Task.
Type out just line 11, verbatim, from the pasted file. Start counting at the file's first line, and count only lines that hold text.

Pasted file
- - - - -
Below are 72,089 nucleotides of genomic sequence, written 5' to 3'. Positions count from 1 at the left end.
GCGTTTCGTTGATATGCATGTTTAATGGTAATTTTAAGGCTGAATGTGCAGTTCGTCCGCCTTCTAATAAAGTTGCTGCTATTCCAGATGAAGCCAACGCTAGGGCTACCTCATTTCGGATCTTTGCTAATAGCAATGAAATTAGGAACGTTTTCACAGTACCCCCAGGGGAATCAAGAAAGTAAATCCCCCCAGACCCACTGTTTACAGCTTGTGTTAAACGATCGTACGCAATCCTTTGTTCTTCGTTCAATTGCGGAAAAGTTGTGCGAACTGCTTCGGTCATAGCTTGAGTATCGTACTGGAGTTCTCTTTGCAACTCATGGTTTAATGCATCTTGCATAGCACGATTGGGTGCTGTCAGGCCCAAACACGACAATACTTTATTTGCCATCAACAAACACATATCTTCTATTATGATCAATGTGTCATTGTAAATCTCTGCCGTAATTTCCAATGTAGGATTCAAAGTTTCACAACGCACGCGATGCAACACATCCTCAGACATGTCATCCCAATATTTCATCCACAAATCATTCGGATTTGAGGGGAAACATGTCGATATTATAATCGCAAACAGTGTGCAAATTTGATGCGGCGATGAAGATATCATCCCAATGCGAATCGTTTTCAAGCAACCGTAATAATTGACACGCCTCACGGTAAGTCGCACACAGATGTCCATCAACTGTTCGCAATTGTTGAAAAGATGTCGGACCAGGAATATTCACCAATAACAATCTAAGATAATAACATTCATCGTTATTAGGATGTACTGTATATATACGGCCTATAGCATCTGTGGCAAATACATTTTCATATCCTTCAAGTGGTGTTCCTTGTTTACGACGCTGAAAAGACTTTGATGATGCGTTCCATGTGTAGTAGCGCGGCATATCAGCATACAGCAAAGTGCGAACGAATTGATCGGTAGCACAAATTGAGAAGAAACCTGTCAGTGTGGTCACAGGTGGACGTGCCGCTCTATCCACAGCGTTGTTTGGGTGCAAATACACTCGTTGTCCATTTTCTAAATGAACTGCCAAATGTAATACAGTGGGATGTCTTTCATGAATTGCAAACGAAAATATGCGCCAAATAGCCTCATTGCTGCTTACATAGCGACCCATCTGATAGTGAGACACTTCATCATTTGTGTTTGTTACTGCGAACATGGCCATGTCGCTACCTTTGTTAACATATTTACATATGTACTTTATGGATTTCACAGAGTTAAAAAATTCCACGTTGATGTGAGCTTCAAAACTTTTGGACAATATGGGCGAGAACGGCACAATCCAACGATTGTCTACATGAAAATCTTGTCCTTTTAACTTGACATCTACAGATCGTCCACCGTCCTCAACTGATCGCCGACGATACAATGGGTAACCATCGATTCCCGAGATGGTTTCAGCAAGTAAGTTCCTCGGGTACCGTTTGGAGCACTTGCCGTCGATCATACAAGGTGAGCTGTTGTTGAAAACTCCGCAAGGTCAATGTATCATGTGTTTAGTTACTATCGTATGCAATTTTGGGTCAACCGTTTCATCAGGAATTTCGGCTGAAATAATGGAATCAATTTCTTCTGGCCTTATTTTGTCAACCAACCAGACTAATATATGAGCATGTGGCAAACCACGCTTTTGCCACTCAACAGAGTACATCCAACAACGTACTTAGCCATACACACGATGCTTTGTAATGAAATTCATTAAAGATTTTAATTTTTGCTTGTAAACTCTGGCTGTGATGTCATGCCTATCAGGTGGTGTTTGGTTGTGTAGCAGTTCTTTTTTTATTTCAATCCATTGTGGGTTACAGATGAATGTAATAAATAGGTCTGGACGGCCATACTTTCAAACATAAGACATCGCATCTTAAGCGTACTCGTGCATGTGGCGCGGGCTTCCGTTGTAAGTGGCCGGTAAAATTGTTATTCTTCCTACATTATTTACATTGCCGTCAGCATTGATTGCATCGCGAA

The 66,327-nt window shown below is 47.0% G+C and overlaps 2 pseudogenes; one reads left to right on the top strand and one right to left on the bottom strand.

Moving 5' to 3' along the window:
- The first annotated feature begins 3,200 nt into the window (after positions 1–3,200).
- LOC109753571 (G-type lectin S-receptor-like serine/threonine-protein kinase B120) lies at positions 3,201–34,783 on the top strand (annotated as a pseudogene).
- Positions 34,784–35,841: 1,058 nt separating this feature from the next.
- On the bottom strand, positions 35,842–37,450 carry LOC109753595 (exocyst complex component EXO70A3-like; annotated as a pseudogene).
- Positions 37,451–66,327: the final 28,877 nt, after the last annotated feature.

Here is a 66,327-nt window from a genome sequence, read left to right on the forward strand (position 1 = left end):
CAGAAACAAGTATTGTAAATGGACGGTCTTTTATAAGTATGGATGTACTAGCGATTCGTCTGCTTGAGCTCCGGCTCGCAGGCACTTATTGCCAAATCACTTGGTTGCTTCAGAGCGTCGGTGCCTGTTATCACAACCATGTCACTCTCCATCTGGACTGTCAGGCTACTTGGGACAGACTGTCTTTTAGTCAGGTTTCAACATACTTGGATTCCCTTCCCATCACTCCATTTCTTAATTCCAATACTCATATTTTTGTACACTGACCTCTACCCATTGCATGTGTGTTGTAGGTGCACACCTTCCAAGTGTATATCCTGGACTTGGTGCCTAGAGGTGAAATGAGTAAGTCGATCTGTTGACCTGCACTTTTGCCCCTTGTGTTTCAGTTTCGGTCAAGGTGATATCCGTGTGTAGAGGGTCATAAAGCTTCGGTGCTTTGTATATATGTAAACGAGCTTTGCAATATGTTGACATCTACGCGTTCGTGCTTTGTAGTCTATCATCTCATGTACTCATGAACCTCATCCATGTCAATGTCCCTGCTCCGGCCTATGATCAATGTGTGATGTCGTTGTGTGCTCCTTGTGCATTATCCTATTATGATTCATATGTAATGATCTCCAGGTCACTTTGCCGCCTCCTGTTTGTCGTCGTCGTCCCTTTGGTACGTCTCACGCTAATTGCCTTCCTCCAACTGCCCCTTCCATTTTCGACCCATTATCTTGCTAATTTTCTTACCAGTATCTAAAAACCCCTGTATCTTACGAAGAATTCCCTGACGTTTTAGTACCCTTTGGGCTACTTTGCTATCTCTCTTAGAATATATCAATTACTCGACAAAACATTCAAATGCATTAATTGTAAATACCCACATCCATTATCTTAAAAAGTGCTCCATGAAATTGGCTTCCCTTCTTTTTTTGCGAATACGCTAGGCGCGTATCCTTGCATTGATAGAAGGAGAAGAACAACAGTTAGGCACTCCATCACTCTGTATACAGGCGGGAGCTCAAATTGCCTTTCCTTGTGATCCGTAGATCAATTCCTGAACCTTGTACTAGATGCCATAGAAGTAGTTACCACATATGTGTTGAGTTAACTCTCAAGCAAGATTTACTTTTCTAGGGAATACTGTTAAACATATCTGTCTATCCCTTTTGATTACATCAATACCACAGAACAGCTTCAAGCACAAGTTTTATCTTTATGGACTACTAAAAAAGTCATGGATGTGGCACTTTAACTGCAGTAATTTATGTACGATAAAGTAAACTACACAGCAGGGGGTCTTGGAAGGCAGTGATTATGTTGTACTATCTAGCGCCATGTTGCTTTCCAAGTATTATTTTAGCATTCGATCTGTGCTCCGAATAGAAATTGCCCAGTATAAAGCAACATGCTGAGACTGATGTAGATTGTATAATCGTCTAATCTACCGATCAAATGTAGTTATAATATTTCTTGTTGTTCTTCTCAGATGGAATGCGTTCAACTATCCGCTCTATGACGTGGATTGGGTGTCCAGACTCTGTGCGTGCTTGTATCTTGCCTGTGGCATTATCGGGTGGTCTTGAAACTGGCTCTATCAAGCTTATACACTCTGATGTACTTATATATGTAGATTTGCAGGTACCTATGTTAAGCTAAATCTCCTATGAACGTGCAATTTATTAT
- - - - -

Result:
CAGAAACAAGTATTGTAAATGGACGGTCTTTTATAAGTATGGATGTACTAGCGATTCGTCTGCTTGAGCTCCGGCTCGCAGGCACTTATTGCCAAATCACTTGGTTGCTTCAGAGCGTCGGTGCCTGTTATCACAACCATGTCACTCTCCATCTGGACTGTCAGGCTACTTGGGACAGACTGTCTTTTAGTCAGGTTTCAACATACTTGGATTCCCTTCCCATCACTCCATTTCTTAATTCCAATACTCATATTTTTGTACACTGACCTCTACCCATTGCATGTGTGTTGTAGGTGCACACCTTCCAAGTGTATATCCTGGACTTGGTGCCTAGAGGTGAAATGAGTAAGTCGATCTGTTGACCTGCACTTTTGCCCCTTGTGTTTCAGTTTCGGTCAAGGTGATATCCGTGTGTAGAGGGTCATAAAGCTTCGGTGCTTTGTATATATGTAAACGAGCTTTGCAATATGTTGACATCTACGCGTTCGTGCTTTGTAGTCTATCATCTCATGTACTCATGAACCTCATCCATGTCAATGTCCCTGCTCCGGCCTATGATCAATGTGTGATGTCGTTGTGTGCTCCTTGTGCATTATCCTATTATGATTCATATGTAATGATCTCCAGGTCACTTTGCCGCCTCCTGTTTGTCGTCGTCGTCCCTTTGGTACGTCTCACGCTAATTGCCTTCCTCCAACTGCCCCTTCCATTTTCGACCCATTATCTTGCTAATTTTCTTACCAGTATCTAAAAACCCCTGTATCTTACGAAGAATTCCCTGACGTTTTAGTACCCTTTGGGCTACTTTGCTATCTCTCTTAGAATATATCAATTACTCGACAAAACATTCAAATGCATTAATTGTAAATACCCACATCCATTATCTTAAAAAGTGCTCCATGAAATTGGCTTCCCTTCTTTTTTTGCGAATACGCTAGGCGCGTATCCTTGCATTGATAGAAGGAGAAGAACAACAGTTAGGCACTCCATCACTCTGTATACAGGCGGGAGCTCAAATTGCCTTTCCTTGTGATCCGTAGATCAATTCCTGAACCTTGTACTAGATGCCATAGAAGTAGTTACCACATATGTGTTGAGTTAACTCTCAAGCAAGATTTACTTTTCTAGGGAATACTGTTAAACATATCTGTCTATCCCTTTTGATTACATCAATACCACAGAACAGCTTCAAGCACAAGTTTTATCTTTATGGACTACTAAAAAAGTCATGGATGTGGCACTTTAACTGCAGTAATTTATGTACGATAAAGTAAACTACACAGCAGGGGGTCTTGGAAGGCAGTGATTATGTTGTACTATCTAGCGCCATGTTGCTTTCCAAGTATTATTTTAGCATTCGATCTGTGCTCCGAATAGAAATTGCCCAGTATAAAGCAACATGCTGAGACTGATGTAGATTGTATAATCGTCTAATCTACCGATCAAATGTAGTTATAATATTTCTTGTTGTTCTTCTCAGATGGAATGCGTTCAACTATCCGCTCTATGACGTGGATTGGGTGTCCAGACTCTGTGCGTGCTTGTATCTTGCCTGTGGCATTATCGGGTGGTCTTGAAACTGGCTCTATCAAGCTTATACACTCTGATGTACTTATATATGTAGATTTGCAGGTACCTATGTTAAGCTAAATCTCCTATGAACGTGCAATTTATTAT